My Engineering Journey from Wall Street to Facebook NYC
Eight months ago, I made a rather surprising career change. I had been a Managing Director in the Quant and Technology organizations at a major respected global financial institution. I’d been doing the Wall Street thing for many years. I enjoyed the buzz of the financial markets, I had significant domain knowledge in financial technology, and I had a nice selection of ties to wear to work every day. Things were pretty good.
But I felt like something was missing.
I wanted to innovate more. LOTS more.
I wanted to impact customers more, with a mission of improving the world.
I wanted the excitement of being part of a rapidly growing company.
I wanted to work with a cadre of the most talented technologists in the world.
I wanted to be free from the daily frustrations of building tech whose primary goal is jumping through hoops for regulators or driving cost savings.
I realized that what I wanted was to be back in Wall Street tech in the days prior to the 2008 financial crisis. But, alas, I lacked a wormhole or flux capacitor. I felt a bit stuck.
An unexpected message on LinkedIn opened my journey to Facebook, where I’m back to doing all the things I enjoy and many more things that I never knew I was missing during my Wall Street career.
The Past and Present of Wall Street Tech
Prior to the financial crisis of 2007–2008, Wall Street was a great place to work. Financial companies were making good money and employee compensation was generous. Money was essentially no object and financial companies were willing to experiment freely with new products, and technologists could experiment with innovative ideas. Financial companies built massive engineering orgs full of savvy and capable engineers.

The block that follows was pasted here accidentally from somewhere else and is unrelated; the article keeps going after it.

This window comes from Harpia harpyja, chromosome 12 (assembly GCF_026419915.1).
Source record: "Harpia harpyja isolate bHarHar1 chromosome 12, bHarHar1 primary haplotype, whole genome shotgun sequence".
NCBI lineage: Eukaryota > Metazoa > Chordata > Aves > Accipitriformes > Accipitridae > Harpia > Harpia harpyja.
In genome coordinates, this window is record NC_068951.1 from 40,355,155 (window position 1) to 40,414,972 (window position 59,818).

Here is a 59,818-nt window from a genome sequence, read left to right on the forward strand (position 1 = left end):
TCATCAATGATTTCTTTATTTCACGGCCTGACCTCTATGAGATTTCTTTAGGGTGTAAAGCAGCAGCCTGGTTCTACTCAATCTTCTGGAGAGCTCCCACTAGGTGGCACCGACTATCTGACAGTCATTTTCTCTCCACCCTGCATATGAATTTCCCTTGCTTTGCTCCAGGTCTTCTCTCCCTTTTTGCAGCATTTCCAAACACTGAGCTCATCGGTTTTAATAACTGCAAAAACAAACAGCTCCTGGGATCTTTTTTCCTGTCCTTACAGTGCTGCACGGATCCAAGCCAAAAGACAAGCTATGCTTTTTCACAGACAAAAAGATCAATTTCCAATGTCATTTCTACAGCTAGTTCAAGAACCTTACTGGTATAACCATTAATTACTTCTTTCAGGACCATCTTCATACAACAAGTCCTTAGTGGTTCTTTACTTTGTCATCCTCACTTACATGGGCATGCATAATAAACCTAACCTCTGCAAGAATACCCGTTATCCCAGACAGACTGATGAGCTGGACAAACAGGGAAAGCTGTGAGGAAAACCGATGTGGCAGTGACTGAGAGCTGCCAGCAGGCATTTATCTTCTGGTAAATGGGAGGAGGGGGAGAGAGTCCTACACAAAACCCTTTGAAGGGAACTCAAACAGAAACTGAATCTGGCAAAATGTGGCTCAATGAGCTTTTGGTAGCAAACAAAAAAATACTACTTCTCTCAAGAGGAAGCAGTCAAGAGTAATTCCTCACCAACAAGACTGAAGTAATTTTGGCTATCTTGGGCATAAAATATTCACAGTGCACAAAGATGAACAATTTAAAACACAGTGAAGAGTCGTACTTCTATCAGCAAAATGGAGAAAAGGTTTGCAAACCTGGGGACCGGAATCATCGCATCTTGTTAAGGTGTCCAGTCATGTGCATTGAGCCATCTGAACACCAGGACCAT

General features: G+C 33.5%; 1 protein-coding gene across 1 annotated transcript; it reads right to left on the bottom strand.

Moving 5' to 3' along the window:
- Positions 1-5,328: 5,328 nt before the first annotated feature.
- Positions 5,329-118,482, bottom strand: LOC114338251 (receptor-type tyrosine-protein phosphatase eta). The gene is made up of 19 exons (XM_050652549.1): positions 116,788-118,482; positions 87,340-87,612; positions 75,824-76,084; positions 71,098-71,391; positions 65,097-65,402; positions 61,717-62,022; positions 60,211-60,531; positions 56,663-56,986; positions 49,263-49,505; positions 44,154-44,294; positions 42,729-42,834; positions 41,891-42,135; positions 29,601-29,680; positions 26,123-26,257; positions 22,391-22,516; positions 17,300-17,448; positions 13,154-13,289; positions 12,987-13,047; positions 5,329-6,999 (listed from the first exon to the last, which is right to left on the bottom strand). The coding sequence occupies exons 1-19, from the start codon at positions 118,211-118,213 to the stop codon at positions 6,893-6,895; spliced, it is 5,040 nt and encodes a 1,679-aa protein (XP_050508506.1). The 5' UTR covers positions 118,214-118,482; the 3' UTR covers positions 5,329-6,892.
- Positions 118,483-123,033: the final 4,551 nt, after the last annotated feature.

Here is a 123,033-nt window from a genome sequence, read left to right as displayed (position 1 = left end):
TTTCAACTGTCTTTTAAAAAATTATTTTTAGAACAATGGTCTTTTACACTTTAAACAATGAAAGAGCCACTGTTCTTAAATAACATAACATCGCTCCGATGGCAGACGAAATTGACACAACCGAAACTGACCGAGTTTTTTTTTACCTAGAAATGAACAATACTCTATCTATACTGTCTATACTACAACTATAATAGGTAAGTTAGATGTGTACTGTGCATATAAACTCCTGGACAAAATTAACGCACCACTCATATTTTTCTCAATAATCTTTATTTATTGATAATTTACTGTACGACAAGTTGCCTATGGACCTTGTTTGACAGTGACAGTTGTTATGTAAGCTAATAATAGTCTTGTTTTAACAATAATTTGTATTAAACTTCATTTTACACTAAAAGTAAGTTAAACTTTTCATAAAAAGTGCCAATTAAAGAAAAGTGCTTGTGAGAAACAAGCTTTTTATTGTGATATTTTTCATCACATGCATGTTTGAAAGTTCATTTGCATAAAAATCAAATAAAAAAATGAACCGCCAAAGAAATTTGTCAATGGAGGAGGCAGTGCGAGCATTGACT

After the fallout from the financial crisis, Wall Street companies haven’t been as enjoyable or financially rewarding. Instead of innovating or experimenting to make new products for clients, many technology orgs are focused on jumping through hoops for regulators, shrinking tech teams in core locations (like NYC and London) in favor of “high value locations,” and building technology primarily to save costs. Implementing new systems shifted from “build and innovate” to “download and integrate”.
In contrast, Facebook feels a lot like Wall Street technology orgs had prior to the financial crisis: innovative, rewarding, and fun.
Interviewing at Facebook
I was concerned that my tech skills were too focused on financial systems engineering, and I wouldn’t do well interviewing at a pure tech company like Facebook. I was also concerned about whether Facebook compensation would stack up to Wall Street pay.